Lesh & Zawojewski (2007)

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Problem Solving and Modeling

Summary

This chapter of the NCTM research handbook summarizes the existing research on problem solving and points to promising directions for future research. In general, it argues for the insufficiency of past attempts to find (and instruct students in) globally applicable problem solving strategies or heuristics. The piece advocates for a "Models and Modeling" approach to research on learning and teaching, a perspective that Lesh elaborates on in this piece and his other publications. (See, for example, Lesh & Lehrer (2003).)

Outline of Headings

  • An Overview of Past Research on Mathematical Problem Solving
    • Early Problem-Solving Research
      • Task Variables and Problem Difficulty
      • Expert/Novice Problem-Solver Studies
      • Instruction in Problem-Solving Strategies
    • Research on Higher-Order Thinking
      • Metacognition
      • Habits of Mind
      • Beliefs and Dispositions
      • Summary and Reflections on Research in Higher-Order Thinking
  • New Directions and Perspectives for Research in Mathematical Problem Solving
    • A Fresh Perspective on Problem Solving
      • Beyond School Mathematics
      • A Definition for Problem Solving
      • Learning Problem Solving and Learning Mathematics
      • Model-Eliciting Activities
      • An Evolving View of Problem Solving
    • Promising Lines of Research on Mathematics Learning
      • Research on Situated Cognition
      • Research on Communities of Practice
      • Research on Representational Fluency
    • Directions for Future Research
    • The Need for New Research Tools and Methodologies
    • An Illustration: The Evolving Models-and-Modeling Perspective

Quotes

"Begle (1979) reviewed early stages of this research. He concluded that "no clear-cut directions for mathematics education are provided by the findings of these studies...Similarly, Schoenfeld in his 1992 review of the literature concluded that attempts to teach students to use general problem-solving strategies (e.g. draw a picture, identify the givens and goals, consider a similar problem) generally had not been successful...In fact, even a decade later when Lester and Kehle (2003) compared a current list of issues to those described by Lester in 1994, they concluded that, still, little progress had been made in problem-solving research and that the literature on problem solving had little to offer to school practice."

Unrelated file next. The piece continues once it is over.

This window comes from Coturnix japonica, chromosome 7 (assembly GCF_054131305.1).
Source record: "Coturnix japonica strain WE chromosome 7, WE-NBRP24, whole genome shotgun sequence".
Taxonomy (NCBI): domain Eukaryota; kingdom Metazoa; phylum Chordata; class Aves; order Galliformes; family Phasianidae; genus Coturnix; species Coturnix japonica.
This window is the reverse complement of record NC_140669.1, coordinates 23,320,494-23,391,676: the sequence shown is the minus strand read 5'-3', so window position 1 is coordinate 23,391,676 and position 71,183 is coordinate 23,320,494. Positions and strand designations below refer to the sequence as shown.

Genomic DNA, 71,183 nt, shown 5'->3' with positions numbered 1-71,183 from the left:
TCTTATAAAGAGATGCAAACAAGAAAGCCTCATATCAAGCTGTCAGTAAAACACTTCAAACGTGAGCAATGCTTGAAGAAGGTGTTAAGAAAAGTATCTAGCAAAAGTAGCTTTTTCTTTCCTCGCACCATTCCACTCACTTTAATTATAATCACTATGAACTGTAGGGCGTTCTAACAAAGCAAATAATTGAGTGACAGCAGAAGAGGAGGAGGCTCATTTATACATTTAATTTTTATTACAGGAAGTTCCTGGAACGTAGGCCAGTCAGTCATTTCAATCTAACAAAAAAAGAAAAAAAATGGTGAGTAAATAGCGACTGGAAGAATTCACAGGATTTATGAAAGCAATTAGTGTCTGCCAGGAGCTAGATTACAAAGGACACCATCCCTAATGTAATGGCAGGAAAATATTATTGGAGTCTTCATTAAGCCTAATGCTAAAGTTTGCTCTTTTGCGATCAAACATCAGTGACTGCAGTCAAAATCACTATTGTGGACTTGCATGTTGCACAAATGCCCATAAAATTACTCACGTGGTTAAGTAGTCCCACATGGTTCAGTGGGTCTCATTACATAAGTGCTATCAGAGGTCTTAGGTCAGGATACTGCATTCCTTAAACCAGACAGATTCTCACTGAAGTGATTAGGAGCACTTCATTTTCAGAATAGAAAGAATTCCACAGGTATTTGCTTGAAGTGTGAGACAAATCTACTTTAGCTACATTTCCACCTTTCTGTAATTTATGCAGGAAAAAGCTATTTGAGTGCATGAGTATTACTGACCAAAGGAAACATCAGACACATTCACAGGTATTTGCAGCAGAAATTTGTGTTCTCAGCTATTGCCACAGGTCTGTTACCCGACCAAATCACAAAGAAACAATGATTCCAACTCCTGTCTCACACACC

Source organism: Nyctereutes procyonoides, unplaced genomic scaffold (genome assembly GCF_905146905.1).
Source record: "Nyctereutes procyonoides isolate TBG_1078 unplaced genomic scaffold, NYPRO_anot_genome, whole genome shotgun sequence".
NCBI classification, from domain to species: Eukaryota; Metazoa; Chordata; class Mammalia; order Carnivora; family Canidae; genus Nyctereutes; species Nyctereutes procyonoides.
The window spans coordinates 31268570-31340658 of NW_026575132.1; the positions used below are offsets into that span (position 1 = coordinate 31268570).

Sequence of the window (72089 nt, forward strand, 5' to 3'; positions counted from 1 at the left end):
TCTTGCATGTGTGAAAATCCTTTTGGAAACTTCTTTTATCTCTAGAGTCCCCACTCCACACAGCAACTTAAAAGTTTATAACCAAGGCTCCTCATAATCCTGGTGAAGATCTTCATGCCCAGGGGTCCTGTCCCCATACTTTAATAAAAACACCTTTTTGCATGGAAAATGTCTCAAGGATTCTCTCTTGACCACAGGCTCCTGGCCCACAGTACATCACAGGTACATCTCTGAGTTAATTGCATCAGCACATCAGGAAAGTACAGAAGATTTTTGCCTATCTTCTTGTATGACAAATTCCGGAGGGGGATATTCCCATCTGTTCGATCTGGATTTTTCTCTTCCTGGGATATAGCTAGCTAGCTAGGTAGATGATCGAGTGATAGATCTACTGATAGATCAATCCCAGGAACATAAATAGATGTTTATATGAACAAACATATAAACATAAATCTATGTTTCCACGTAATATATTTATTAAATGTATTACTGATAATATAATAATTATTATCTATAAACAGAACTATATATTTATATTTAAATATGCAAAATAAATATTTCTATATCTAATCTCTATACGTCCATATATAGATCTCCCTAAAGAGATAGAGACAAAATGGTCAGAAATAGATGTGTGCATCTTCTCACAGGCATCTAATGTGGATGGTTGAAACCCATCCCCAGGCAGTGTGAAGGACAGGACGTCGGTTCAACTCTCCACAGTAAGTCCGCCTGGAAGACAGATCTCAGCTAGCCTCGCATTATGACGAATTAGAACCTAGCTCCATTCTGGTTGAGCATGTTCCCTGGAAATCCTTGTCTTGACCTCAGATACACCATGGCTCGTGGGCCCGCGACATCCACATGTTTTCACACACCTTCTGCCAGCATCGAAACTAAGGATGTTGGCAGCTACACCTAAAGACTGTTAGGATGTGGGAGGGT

"Krutetskii found that gifted students tend to perceive the underlying mathematical structure of problem situations very rapidly, whereas others tend to notice and remember relatively superficial problem characteristics. Notice that the characteristics of expert problem solvers identified by Krutetskii cannot be directly taught to the nonexperts. One cannot directly teach novice problem solvers to "generalize broadly," "identify the underlying structure," or "look ahead to skip steps," -- especially assuming that novices often view mathematical problem solving as keeping track of and carefully processing pieces of information."
"Why do after-the-fact descriptions of past activities not necessarily provide guidelines for next steps during future problem-solving activities? Perhaps one reason is because using a strategy, such as draw a picture assumes that a student would know what pictures to draw when, under what circumstances, and for which type of problems. Therefore, mastering draw a picture (in general) depends on the interpretation abilities--not just execution abilities. Thus, developing systems for interpreting problem situations is as important, if not more important, than developing processes for doing particular strategies."
"Our interpretation of Polya's heuristics is that the strategies are intended to help problem solvers think about, reflect on, and interpret problem situations, more than they are intended to help them decide what to do when "stuck" during a problem attempt."
"Recent research on problem solving in complex problematic situations suggests that the abilities involved in "seeing" are as important as abilities involved in "doing."
"We propose the following definition: a task...becomes a problem (or problematic) when the "problem solver" (which may be a collaborating group of specialists) needs to develop a more productive way of thinking about the given situation."

Corrolary

APA
Lesh, R., & Zawojewski, J. (2007). Problem solving and modeling. In F. K. Lester (Ed.), Second handbook of research on mathematics teaching and learning (pp. 763–804). Charlotte, NC: Information Age.
BibTeX
@incollection{Lesh2007,
address = {Charlotte, NC},
author = {Lesh, Richard and Zawojewski, Judith},
booktitle = {Second handbook of research on mathematics teaching and learning},
chapter = {17},
editor = {Lester, Frank K.},
pages = {763--804},
publisher = {Information Age},
title = {{Problem solving and modeling}},
year = {2007}
}